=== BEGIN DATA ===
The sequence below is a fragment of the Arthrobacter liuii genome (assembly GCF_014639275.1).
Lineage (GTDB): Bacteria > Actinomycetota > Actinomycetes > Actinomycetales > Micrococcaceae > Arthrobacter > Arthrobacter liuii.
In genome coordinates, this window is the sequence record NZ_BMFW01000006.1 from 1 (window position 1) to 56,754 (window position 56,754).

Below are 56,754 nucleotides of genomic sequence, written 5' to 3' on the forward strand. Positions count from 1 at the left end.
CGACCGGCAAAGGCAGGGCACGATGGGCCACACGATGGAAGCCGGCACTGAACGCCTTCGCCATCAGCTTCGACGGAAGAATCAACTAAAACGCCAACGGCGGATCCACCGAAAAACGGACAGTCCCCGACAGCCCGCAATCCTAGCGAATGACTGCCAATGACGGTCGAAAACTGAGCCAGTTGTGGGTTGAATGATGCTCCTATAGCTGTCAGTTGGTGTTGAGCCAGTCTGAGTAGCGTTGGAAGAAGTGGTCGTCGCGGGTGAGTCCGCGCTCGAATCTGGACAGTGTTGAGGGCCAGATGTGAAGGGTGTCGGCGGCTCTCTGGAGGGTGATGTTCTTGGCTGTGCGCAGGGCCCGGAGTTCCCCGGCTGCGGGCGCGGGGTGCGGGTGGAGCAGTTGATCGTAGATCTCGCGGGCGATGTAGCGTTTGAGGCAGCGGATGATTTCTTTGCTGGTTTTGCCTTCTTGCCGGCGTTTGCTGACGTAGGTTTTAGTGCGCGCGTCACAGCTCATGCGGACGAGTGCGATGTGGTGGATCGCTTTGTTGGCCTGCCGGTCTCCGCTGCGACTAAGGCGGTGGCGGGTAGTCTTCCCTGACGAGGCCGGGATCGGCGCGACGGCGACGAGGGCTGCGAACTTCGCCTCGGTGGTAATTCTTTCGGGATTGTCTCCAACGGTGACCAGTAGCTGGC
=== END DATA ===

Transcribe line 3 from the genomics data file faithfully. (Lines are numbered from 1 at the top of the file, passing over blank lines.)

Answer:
In genome coordinates, this window is the sequence record NZ_BMFW01000006.1 from 1 (window position 1) to 56,754 (window position 56,754).